"She lives in a house back in a court beside that big one," explained

Inez. "It's four hundred and sixteen and a half."

"Then it's only half a house?" suggested Bess Harley.

"I know it can be only half fit to live in," said Walter. "Not many of these around here are. What are you going to do now, Nan?"

"Inez will take us over and introduce us to Jennie."

"Sure thing!" agreed the waif.

"Tell us, Inez," Nan said. "What can we take in to your friend Jennie?"

"To eat, or comforts of any kind?" cried Grace, opening her purse at once.

"Hi!" cried Inez. "Jest look around. Anything youse see. She ain't got nothin'."

"Which was awful grammar, but the most illuminating sentence I ever heard," declared Bess, afterward.

The girls made special inquiries of the child, however, and they did more than carry over something for the sick girl to eat. They bought an oil heater and a big can of oil, for the girl's room was unheated.

There was extra bed-clothing and some linen to get, too, for Inez was an observant little thing and knew just what the sick girl needed. Walter meanwhile bought fresh fruit and canned goods-soup and preserved fruit-and a jar of calf's foot jelly.

The procession that finally took up its march into the alley toward number four hundred and sixteen and a half, headed by Inez and with the boy from the shop bearing the heater and the oil can as rear guard, was an imposing one indeed.

"See what I brought you, Jen Albert!" cried Inez, as she burst in the door of the p

oorly furnished room. "These are some of me tony friends from Washington Park, and they've come to have a picnic."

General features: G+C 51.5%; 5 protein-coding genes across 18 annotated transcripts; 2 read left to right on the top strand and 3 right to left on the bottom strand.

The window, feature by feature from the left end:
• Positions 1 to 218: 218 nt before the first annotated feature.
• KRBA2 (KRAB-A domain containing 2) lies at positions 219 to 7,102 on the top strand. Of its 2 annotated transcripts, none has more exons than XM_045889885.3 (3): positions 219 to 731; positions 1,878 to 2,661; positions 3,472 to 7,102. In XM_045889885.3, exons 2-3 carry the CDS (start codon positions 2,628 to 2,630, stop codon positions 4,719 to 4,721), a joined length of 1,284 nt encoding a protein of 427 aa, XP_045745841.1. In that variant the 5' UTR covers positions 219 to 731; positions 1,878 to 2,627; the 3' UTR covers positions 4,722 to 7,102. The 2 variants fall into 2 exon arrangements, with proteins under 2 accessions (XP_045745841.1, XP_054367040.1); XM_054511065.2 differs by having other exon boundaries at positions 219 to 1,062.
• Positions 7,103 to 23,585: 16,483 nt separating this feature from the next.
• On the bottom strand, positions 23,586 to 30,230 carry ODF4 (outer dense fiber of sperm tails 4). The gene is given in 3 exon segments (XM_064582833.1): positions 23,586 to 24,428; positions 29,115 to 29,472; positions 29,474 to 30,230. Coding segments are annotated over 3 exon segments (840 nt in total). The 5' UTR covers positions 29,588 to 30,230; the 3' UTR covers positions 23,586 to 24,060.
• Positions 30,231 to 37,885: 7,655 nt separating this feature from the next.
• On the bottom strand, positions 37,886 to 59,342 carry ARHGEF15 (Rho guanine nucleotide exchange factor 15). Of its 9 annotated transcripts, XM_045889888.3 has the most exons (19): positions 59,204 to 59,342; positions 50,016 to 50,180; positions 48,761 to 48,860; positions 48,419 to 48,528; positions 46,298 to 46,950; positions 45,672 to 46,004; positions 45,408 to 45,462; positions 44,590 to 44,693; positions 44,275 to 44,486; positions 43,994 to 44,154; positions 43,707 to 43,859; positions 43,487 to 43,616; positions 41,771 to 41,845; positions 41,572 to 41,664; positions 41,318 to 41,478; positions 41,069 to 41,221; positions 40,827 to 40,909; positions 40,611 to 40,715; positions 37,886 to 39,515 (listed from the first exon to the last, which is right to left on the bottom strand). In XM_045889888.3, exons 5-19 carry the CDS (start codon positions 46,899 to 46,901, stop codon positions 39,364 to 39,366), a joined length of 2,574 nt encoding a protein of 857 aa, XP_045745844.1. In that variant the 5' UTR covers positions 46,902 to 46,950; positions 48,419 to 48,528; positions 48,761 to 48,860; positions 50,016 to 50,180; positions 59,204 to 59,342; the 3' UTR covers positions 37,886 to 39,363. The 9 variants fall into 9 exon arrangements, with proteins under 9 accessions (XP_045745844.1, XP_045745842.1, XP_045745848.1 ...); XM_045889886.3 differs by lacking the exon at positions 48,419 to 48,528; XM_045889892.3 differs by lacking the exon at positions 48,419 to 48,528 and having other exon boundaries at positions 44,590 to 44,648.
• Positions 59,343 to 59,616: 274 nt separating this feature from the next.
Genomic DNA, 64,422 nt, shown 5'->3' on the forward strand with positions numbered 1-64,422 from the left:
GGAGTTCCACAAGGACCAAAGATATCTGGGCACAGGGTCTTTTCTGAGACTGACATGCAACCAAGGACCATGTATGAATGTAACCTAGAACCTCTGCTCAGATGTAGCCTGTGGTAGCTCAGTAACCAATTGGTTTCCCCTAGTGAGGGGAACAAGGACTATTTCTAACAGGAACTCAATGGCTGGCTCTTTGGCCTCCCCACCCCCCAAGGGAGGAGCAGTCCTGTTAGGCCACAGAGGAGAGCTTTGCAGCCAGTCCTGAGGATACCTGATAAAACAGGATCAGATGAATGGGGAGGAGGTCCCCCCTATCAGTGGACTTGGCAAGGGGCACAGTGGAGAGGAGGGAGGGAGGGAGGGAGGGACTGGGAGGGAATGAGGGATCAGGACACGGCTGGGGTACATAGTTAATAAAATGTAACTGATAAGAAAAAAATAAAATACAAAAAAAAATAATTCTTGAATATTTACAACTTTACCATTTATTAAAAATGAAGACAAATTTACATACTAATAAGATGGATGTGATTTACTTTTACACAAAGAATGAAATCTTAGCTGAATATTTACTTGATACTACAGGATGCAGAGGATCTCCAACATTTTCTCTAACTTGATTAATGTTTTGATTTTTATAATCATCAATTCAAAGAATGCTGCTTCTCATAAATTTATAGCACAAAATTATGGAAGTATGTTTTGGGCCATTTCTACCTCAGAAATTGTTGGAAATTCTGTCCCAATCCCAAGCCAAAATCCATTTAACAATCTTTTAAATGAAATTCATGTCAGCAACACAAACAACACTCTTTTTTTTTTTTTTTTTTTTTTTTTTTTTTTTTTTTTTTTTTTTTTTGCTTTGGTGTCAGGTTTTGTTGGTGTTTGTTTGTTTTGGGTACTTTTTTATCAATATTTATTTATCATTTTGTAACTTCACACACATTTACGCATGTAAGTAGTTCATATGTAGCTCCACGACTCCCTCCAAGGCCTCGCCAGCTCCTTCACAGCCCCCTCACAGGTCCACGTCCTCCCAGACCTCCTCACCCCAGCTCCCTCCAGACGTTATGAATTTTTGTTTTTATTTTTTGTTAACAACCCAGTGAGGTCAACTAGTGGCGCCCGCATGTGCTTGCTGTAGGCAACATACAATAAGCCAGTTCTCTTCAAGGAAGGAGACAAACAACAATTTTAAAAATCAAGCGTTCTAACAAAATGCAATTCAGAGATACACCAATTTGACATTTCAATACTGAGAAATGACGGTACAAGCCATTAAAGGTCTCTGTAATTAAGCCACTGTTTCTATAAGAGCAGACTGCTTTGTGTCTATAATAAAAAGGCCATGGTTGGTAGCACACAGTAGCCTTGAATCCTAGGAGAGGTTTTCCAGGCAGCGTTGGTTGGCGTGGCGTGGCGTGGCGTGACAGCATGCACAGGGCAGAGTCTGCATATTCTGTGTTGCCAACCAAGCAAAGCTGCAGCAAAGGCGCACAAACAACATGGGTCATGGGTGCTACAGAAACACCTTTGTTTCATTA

The room was as cheaply and meanly furnished as any that the three girls from Lakeview Hall had ever seen. Nan thought she had seen poverty of household goods and furnishings when she had lived for a season with her Uncle Henry Sherwood at Pine Camp, in the woods of Upper Michigan. Some of the neighbors there had scarcely a factory made chair to sit on. But this room in which Jennie Albert lived, and to which she had brought the little flower-seller for shelter, was so barren and ugly that it made Nan shudder as she gazed at it.

The girl who rose suddenly off the ragged couch as the three friends entered, startled them even more than the appearance of the room itself. She was so thin and haggard-she had such red, red cheeks-such feverish eyes-such an altogether wild and distraught air-that timid Grace shrank back and looked at Walter, who remained with the packages and bundles at the head of the stairs.

Nan and Bess likewise looked at the girl with some trepidation; but they held their ground.

"What do you want? Who are you?" asked Jennie Albert, hoarsely.

"We-we have come to see you," explained Nan, hesitatingly. "We're friends of little Inez."